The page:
KYRGYZSTAN: On Friday, Kyrgyzstan reported “heavy skirmishes” with Tajikistan, a neighbouring country in Central Asia, and said 24 people had died in the most recent wave of violence to rock the former Soviet Union.
Despite a ceasefire agreement, the two tiny, impoverished, landlocked countries have accused one another of resuming hostilities in a disputed region.
The Kyrgyz border agency issued a statement stating that its personnel were continuing to rebuff Tajik attacks. It stated that “from the Tajik side, shelling of the positions of the Kyrgyz side continues, and in certain spots, heavy fights are going on.”
Later, according to the Kyrgyz health ministry, 24 people died and 87 had been injured. It wasn’t specified how many of the victims were service members.
According to the Russian news agency RIA, Kamchybek Tashiev, the director of the Kyrgyz state council for national security, there have been a lot of military casualties.
As reported by Interfax, the Kyrgyz Ministry of Emergency claimed that more than 136,000 individuals had been rescued from the war area.
Satyr Japarov, the President of Kyrgyzstan, and Emomali Rakhmon, the President of Tajikistan, had earlier in the day reached an agreement at a regional conference in Uzbekistan to order a truce and a troop withdrawal, according to Japarov’s administration.
Fighting was reported in Kyrgyzstan’s southern Batken province, which borders Tajikistan’s northern Sughd region and contains the Tajik exclave of Vorukh. The same region, known for its complex political and ethnic topography, was the scene of similar clashes last year that came dangerously close to starting a war.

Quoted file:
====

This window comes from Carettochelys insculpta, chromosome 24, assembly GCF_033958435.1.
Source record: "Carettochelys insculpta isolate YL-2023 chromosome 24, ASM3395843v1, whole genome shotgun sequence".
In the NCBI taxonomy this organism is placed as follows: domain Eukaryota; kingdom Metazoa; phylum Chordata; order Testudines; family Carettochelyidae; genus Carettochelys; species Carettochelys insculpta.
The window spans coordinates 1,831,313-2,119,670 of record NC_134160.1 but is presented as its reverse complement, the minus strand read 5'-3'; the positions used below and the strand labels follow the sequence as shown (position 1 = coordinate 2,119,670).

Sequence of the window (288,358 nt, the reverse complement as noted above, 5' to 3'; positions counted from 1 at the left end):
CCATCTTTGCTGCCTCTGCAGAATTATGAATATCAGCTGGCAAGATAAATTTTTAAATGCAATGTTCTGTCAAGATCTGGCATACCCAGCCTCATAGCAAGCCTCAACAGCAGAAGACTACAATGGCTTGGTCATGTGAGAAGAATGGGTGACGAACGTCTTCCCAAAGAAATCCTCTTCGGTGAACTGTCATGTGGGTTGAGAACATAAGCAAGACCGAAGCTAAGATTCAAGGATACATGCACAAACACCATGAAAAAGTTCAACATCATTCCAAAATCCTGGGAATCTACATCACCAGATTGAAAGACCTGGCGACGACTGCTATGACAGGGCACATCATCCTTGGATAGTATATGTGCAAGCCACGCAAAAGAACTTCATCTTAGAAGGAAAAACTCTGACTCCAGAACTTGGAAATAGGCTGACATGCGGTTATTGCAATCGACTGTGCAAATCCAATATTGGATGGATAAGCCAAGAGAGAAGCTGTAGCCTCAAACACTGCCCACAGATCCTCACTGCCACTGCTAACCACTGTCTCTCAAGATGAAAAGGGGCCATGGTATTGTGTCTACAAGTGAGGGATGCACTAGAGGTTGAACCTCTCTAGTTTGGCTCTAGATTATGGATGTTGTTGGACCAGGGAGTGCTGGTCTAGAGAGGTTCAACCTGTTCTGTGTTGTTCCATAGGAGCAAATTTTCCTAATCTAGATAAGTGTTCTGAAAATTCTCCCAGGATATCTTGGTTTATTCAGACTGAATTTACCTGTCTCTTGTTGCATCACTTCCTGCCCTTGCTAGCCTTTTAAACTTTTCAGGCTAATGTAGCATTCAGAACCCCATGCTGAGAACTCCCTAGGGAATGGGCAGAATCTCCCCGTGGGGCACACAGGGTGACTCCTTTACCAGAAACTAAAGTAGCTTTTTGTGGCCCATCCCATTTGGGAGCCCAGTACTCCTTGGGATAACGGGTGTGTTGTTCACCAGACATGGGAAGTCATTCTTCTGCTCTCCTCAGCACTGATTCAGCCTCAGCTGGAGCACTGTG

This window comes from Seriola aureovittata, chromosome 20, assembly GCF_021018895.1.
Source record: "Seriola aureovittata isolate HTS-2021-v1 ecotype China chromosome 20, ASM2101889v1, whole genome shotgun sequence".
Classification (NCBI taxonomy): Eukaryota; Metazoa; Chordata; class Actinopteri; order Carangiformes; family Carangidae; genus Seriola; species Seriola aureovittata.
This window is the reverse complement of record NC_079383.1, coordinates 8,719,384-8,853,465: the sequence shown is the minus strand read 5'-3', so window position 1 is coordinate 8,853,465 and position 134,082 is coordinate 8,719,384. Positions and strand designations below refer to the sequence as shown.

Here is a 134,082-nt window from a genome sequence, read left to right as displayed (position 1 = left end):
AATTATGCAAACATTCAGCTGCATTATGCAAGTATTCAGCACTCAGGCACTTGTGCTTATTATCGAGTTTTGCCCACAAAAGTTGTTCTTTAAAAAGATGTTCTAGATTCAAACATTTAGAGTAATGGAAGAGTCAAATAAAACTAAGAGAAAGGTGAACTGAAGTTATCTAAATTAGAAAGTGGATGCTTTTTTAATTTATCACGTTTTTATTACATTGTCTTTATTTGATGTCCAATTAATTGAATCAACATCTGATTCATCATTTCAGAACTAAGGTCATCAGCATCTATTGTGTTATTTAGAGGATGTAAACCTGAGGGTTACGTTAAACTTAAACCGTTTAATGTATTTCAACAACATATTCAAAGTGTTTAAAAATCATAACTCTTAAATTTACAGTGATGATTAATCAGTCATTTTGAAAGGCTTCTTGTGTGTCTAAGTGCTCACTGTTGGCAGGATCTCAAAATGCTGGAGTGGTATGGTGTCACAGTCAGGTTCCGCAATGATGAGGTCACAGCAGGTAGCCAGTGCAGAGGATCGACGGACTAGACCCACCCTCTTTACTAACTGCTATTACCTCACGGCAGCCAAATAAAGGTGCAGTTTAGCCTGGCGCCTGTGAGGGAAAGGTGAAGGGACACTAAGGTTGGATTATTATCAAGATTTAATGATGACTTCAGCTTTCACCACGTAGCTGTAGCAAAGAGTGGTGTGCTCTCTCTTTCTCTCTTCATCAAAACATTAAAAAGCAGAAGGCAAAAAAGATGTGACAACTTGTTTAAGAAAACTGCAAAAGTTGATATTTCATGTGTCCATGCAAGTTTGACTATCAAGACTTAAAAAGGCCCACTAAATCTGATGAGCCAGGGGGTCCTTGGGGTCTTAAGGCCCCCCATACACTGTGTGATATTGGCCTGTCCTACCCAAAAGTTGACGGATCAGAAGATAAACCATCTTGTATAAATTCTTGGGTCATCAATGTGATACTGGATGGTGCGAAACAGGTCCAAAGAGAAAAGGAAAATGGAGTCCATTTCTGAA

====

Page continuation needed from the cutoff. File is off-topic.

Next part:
Although there are frequent clashes over the ill-defined border, they typically end swiftly.
The Soviet attempt to partition Central Asia into groupings, whose settlements were frequently mixed in with those of other nationalities, led to many of the boundary disputes that exist today.
Russian military installations are found in both nations. Moscow had earlier on Friday called for an end to hostilities. At the same time that Russian troops are engaged in combat in Ukraine, a fresh truce appears to be holding between Armenia and Azerbaijan, two former Soviet states.
According to Kyrgyzstan, Tajik forces used tanks, armoured personnel carriers, and mortars to shell the airport of the Kyrgyz town of Batken and surrounding areas after entering at least one Kyrgyz village.
Tajikistan, in turn, claimed that Kyrgyz forces had used “heavy weaponry” to bombard a post and seven villages.
Temur Umarov, a fellow at the Carnegie Endowment for International Peace, asserted that while the isolated settlements at the centre of the conflict were not economically significant, both sides had overstated their political significance.
It was difficult to exchange land to end the conflict, according to Umarov, who claimed that both administrations had grown dependent on what he called “populist, nationalist rhetoric.”
Alexander Knyazev, a different expert focused on Central Asia, claimed that the conflict’s parties had no interest in a peaceful resolution and that the rival territorial claims had sparked aggressive behaviour at all levels.
He stated that only outside peacekeepers could create a demilitarised zone to stop future wars.